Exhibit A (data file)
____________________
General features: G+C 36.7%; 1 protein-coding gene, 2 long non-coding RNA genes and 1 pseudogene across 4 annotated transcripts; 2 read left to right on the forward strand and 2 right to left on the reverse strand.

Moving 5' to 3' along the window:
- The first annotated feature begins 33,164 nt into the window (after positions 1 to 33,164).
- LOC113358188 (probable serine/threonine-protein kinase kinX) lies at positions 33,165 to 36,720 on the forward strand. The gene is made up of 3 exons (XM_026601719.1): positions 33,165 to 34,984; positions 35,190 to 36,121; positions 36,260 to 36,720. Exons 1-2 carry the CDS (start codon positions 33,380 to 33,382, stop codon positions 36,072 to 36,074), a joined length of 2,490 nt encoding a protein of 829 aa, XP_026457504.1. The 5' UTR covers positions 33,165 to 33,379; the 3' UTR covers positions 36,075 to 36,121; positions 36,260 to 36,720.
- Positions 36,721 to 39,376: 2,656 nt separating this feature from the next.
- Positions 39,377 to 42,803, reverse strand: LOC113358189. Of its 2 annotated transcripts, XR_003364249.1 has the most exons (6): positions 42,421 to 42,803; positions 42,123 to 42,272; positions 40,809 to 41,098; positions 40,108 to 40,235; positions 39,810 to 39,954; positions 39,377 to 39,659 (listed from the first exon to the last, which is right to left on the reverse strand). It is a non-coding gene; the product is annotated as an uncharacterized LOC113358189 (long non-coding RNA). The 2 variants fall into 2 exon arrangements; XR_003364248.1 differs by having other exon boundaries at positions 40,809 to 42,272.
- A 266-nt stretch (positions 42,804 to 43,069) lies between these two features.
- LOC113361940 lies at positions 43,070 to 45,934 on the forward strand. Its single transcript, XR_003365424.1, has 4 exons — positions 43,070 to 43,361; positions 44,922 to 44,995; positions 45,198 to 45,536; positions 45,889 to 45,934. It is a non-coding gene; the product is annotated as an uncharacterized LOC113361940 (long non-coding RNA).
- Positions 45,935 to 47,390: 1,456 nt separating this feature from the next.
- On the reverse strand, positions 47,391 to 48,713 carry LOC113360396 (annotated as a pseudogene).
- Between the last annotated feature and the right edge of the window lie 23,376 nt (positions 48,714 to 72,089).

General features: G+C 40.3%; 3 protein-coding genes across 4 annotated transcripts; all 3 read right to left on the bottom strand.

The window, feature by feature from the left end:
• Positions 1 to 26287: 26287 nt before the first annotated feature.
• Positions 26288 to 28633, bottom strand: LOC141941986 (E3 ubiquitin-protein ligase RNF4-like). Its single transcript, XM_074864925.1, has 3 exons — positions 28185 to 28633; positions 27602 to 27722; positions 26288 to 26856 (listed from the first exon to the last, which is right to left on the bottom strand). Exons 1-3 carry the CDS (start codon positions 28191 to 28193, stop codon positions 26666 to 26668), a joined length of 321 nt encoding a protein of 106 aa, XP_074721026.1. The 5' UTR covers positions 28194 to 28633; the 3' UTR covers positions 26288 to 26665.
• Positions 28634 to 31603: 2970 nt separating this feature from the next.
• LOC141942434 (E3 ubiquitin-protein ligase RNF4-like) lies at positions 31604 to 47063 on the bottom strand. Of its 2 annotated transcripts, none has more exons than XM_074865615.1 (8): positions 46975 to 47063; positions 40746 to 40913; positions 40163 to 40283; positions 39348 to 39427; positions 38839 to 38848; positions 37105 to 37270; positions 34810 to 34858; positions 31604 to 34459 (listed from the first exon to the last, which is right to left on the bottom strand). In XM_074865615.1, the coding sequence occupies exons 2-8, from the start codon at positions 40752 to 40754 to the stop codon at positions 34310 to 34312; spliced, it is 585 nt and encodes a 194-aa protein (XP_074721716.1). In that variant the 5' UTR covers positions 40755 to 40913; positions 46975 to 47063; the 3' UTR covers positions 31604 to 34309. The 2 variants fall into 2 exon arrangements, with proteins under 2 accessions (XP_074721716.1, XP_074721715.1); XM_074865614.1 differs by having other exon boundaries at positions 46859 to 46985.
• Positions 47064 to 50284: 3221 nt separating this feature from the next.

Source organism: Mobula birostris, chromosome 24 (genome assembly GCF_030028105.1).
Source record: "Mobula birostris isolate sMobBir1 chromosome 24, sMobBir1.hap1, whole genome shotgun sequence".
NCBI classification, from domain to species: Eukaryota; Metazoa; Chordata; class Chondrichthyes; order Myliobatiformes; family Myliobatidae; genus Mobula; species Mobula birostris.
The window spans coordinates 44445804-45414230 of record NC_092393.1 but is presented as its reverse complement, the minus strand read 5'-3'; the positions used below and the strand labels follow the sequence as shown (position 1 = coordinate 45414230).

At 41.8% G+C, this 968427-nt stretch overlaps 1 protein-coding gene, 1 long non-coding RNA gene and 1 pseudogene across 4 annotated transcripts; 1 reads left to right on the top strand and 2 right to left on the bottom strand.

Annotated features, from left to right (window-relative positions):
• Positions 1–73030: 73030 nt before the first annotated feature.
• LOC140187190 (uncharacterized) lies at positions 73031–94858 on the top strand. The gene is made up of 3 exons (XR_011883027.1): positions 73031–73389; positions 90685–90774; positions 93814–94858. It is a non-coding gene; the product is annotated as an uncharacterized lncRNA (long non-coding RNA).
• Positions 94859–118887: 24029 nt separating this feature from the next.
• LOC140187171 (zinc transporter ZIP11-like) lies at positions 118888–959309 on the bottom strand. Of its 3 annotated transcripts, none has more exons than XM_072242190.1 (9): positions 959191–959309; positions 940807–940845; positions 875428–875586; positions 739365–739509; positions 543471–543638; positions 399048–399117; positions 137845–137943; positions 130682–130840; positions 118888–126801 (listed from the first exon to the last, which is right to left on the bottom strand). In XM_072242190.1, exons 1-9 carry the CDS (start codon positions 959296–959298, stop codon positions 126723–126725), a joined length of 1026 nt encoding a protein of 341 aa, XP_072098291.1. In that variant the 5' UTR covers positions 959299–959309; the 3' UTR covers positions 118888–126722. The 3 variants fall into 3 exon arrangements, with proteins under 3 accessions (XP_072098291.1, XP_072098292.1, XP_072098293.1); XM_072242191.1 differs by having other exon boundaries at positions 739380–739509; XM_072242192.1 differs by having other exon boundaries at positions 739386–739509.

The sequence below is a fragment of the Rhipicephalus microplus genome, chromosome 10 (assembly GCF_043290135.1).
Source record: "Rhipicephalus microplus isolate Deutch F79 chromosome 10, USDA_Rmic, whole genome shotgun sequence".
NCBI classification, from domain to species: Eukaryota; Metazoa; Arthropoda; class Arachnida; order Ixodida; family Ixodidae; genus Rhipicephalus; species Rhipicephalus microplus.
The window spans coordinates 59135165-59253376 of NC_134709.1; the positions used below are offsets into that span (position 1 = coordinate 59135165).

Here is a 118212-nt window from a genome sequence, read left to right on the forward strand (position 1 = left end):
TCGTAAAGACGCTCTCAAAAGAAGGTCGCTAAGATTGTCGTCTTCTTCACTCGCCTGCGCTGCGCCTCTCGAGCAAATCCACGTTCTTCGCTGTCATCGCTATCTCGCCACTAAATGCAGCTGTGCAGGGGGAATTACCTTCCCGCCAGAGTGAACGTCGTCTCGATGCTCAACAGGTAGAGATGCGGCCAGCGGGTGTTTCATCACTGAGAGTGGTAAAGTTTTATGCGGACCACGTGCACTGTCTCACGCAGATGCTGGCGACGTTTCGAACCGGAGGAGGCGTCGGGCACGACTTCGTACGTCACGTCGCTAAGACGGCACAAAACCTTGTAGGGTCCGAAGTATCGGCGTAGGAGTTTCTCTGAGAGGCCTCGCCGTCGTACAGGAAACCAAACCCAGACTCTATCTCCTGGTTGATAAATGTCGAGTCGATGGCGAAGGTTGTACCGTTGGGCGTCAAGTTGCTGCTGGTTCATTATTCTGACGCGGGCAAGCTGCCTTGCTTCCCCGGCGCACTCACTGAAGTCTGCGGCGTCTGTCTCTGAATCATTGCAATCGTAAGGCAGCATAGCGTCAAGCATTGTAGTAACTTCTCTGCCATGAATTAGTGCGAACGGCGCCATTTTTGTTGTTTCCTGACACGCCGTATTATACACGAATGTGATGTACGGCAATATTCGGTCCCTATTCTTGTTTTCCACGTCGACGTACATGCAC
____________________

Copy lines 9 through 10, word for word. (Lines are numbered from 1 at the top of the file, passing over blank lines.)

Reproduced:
- Positions 45,935 to 47,390: 1,456 nt separating this feature from the next.
- On the reverse strand, positions 47,391 to 48,713 carry LOC113360396 (annotated as a pseudogene).